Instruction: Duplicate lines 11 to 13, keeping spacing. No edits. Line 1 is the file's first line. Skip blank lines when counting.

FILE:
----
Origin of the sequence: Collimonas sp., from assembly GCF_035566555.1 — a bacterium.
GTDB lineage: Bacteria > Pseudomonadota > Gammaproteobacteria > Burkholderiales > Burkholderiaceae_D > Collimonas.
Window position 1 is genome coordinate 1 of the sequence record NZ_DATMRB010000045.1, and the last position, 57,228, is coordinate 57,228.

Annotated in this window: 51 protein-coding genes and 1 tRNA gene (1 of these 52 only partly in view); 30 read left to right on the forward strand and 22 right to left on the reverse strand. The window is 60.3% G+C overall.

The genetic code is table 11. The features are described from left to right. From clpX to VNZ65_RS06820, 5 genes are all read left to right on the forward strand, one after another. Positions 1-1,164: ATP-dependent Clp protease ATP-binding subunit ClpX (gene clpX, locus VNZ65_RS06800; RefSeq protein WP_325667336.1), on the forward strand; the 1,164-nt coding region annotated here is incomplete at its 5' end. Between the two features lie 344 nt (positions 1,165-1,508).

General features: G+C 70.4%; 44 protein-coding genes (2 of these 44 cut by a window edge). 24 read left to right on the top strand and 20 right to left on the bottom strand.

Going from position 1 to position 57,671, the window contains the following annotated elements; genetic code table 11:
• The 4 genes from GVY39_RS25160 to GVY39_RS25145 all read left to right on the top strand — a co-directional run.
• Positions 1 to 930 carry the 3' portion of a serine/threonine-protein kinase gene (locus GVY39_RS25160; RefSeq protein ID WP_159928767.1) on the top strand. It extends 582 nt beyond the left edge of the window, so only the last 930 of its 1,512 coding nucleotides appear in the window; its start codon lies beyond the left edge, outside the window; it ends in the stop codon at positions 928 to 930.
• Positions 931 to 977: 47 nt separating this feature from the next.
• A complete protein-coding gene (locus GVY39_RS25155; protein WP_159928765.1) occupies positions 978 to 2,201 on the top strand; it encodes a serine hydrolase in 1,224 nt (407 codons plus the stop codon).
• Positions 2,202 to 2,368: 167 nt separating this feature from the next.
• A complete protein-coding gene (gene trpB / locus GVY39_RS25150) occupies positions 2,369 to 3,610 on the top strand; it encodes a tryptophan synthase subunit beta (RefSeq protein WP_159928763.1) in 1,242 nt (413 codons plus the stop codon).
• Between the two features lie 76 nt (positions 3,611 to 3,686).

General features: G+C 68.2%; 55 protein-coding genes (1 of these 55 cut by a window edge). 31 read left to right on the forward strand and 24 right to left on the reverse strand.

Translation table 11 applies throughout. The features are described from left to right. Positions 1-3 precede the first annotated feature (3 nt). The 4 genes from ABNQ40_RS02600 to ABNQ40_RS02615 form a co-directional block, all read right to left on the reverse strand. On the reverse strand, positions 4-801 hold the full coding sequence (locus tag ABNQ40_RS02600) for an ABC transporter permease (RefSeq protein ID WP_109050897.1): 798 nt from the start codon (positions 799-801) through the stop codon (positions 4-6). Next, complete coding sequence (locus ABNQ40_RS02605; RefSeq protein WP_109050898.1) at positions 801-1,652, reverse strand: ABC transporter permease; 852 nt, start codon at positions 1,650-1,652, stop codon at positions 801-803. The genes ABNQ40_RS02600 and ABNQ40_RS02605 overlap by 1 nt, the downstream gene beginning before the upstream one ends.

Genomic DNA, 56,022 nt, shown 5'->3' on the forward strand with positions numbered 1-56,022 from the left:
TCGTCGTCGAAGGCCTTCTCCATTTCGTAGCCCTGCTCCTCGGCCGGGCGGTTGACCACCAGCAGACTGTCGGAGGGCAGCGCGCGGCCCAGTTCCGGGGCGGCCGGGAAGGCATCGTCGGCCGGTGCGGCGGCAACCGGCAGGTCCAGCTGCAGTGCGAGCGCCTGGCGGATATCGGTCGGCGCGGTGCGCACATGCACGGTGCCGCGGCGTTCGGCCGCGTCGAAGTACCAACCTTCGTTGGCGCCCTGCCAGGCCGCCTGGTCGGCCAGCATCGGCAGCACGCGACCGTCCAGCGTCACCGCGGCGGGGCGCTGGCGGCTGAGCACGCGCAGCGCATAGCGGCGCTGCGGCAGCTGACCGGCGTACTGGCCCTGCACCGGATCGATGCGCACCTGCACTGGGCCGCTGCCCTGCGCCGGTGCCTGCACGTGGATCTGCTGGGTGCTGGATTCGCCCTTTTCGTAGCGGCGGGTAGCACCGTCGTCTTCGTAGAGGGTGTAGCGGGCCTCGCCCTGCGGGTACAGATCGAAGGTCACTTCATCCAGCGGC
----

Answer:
• A complete protein-coding gene (locus GVY39_RS25155; protein WP_159928765.1) occupies positions 978 to 2,201 on the top strand; it encodes a serine hydrolase in 1,224 nt (407 codons plus the stop codon).
• Positions 2,202 to 2,368: 167 nt separating this feature from the next.
• A complete protein-coding gene (gene trpB / locus GVY39_RS25150) occupies positions 2,369 to 3,610 on the top strand; it encodes a tryptophan synthase subunit beta (RefSeq protein WP_159928763.1) in 1,242 nt (413 codons plus the stop codon).